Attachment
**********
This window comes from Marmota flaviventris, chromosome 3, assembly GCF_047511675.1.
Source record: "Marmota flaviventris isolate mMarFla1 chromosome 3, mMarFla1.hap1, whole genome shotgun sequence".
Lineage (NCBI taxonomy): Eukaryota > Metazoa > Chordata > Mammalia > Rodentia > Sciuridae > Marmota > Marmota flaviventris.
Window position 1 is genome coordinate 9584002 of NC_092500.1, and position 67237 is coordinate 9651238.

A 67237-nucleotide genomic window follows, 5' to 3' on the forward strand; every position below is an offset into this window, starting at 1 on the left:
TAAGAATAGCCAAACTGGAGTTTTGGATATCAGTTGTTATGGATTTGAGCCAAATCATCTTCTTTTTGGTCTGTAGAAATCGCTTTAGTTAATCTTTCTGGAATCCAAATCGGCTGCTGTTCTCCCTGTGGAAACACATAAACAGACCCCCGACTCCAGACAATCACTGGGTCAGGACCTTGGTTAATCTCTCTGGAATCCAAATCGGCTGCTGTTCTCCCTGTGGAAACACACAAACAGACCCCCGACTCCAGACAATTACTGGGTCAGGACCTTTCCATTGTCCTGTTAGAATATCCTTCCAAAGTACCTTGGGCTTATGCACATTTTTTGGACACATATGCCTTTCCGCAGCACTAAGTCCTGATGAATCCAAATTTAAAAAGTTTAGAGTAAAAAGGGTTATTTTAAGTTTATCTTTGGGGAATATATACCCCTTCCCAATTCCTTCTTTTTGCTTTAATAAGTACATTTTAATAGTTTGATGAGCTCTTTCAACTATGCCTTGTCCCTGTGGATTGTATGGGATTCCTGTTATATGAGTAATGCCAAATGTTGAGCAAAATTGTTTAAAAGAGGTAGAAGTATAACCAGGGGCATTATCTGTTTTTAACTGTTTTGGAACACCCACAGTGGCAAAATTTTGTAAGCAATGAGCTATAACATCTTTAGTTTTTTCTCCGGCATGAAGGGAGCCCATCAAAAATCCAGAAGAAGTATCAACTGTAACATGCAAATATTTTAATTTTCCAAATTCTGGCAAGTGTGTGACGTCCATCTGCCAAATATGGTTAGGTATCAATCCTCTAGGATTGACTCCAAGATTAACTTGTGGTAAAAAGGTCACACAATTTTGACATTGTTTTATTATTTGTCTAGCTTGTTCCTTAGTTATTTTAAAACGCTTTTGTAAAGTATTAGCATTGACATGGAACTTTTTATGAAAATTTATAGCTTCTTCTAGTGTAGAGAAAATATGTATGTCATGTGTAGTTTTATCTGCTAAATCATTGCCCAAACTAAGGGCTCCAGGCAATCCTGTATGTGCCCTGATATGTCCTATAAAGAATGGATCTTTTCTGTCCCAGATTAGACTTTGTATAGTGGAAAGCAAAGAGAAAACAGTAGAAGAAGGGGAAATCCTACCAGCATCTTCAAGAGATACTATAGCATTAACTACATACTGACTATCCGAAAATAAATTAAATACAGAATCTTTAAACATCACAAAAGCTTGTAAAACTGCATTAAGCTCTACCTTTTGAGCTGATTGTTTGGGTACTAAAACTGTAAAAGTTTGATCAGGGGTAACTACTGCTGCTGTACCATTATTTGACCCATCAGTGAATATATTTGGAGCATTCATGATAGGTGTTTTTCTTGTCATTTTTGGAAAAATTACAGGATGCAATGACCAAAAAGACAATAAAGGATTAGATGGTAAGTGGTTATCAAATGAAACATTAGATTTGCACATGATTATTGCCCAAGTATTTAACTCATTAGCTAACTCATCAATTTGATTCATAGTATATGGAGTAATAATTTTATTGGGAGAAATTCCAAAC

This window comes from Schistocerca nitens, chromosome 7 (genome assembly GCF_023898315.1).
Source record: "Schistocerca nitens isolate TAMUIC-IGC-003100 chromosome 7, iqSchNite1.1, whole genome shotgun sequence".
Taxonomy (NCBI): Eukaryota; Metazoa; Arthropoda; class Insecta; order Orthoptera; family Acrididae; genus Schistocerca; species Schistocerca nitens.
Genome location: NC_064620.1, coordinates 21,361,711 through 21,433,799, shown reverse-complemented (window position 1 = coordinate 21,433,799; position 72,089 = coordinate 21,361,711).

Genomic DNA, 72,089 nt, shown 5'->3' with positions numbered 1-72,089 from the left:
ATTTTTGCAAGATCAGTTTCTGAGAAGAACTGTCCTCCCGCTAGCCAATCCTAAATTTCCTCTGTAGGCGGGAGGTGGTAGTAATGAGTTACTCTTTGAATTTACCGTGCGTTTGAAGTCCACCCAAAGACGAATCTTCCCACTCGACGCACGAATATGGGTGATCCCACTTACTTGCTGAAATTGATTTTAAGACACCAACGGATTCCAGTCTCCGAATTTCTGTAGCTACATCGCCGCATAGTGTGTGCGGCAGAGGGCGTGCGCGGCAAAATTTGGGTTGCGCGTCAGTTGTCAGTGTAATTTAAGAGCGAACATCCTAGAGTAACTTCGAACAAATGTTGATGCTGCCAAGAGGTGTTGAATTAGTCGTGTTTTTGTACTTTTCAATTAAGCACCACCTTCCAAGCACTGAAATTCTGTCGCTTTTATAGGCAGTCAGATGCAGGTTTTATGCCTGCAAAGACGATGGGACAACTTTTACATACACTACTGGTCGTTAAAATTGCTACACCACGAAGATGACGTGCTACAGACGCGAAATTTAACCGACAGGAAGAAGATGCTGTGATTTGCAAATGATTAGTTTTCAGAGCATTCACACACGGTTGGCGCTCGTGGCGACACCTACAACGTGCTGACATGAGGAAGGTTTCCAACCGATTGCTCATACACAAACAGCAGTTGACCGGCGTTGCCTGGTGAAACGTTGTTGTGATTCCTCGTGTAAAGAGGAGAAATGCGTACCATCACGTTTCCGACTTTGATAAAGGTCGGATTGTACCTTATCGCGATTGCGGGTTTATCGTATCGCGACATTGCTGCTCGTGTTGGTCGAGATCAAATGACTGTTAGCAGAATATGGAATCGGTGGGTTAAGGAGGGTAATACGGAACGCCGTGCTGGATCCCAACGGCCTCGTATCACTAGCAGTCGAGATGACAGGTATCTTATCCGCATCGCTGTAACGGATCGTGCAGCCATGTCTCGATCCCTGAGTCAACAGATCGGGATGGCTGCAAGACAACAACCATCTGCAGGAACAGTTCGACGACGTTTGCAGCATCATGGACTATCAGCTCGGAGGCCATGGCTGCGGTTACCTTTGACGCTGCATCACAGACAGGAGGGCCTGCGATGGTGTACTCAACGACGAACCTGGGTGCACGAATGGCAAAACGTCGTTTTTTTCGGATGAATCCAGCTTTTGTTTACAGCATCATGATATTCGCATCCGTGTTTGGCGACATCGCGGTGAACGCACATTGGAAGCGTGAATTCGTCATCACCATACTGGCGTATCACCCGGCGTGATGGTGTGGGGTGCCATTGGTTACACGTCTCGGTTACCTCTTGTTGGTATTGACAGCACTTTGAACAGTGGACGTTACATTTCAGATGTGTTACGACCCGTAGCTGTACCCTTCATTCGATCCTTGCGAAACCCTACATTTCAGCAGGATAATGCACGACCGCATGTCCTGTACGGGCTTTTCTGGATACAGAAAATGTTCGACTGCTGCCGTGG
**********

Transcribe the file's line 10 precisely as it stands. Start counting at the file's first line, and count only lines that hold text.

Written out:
Genome location: NC_064620.1, coordinates 21,361,711 through 21,433,799, shown reverse-complemented (window position 1 = coordinate 21,433,799; position 72,089 = coordinate 21,361,711).